On perilous waters made famous by Discovery Channel’s hit show ‘Deadliest Catch’, the Aeryon Scout is helping researchers monitor sea lions on Alaska’s remote Aleutian Islands
The United States Federal Aviation Administration (FAA) issued a flight Certificate of Authorization (COA) for the civilian operation in under 60 days – a timeline which will soon become the norm for public safety agencies seeking to use small Unmanned Aerial Vehicles (UAVs) in the US
Operating from the deck of a highly customized crab boat, now research vessel, University of Alaska Fairbanks (UAF) researchers are using the Aeryon Scout™ micro-UAV to monitor sea lion ‘haul-outs’ on land with close-up aerial images and video as part of ongoing research and conservation efforts.
Recognized as one of the world’s most dangerous bodies of water for unpredictable weather and sea conditions, the extreme environment of the Bering Sea, combined with the need for precision launch and recovery from a ship, called for the unique capabilities of the Scout.
The Aeryon Scout is designed to operate in all-weather conditions including extreme temperatures and high winds – often when conditions are too dangerous for manned aircraft, and when other UAVs are unable to operate.
Field reports from the initial days of the project have described successful flights in headwinds up to 50km/h from quickly-shifting directions, rain and snow, low visibility – and 3-4 meter swells.
The Scout’s quiet operation and small visual profile are also less disruptive to wildlife than larger aircraft, and permits more natural animal observation. As a Vertical-Take-Off-and-Landing (VTOL) system, the Scout is also able to hover for precise imagery which is important for accurate wildlife counts.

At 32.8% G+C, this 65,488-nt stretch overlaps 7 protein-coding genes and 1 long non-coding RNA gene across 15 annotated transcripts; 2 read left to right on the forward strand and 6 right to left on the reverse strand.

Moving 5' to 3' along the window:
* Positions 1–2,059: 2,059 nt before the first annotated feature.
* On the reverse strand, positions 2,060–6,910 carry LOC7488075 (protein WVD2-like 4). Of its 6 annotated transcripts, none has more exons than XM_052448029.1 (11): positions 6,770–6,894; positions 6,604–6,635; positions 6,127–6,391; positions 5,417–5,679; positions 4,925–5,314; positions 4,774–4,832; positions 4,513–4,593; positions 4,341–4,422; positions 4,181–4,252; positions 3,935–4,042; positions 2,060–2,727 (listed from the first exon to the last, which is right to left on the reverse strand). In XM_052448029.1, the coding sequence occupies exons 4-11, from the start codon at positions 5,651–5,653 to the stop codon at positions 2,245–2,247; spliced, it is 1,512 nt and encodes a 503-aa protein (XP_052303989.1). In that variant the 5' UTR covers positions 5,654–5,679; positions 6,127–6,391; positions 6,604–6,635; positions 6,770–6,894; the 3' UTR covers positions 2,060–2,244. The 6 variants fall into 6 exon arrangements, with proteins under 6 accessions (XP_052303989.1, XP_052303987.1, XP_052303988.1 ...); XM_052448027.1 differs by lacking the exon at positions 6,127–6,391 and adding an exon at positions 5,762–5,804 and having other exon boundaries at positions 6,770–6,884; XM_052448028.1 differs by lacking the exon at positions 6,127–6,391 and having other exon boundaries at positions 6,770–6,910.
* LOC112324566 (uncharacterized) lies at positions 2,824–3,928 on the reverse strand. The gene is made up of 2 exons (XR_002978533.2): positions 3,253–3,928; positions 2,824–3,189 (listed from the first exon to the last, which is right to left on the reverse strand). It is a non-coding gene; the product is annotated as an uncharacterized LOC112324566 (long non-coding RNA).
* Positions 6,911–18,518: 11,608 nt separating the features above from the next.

Adding to challenging weather and sea conditions are the complexities associated with operating a UAV from a ship, including physical obstacles such as towers and rigging, high magnetic fields, a moving deck, and constantly changing ship location. “The Aeryon Scout features a smart sensor array and autonomous control software” said Mike Peasgood, VP Engineering at Aeryon Labs. “When operating from a ship, many other small UAVs require complicated launch and catching machinery, or must ditch in the water for risky manual recovery in rough seas. By contrast, in addition to allowing safe operation with only a few minutes of training, the Scout autonomously launches, tracks its ‘home’ location whether stationary or mobile, and returns for safe recovery on deck by the operator.”
While the FAA continues to grant authorization for civilian UAV flights in Alaska and across the US, new federal regulations will soon require accelerated responses for public safety agencies to use small UAVs under 4.4lbs, and subject to other restrictions. “We believe the new FAA regulations represent a significant step forward for civilian use of UAVs – particularly for public safety users such as Police, Fire and EMS, but also contributing to broader adoption for commercial and industrial applications” said Dave Kroetsch, President of Aeryon Labs.
This is not the Scout’s first mission in Alaska – as recently as January it helped guide the Russian Fuel Tanker Renda for an emergency fuel delivery to Nome Alaska by mapping ice flows ahead of a US Coast Guard icebreaker.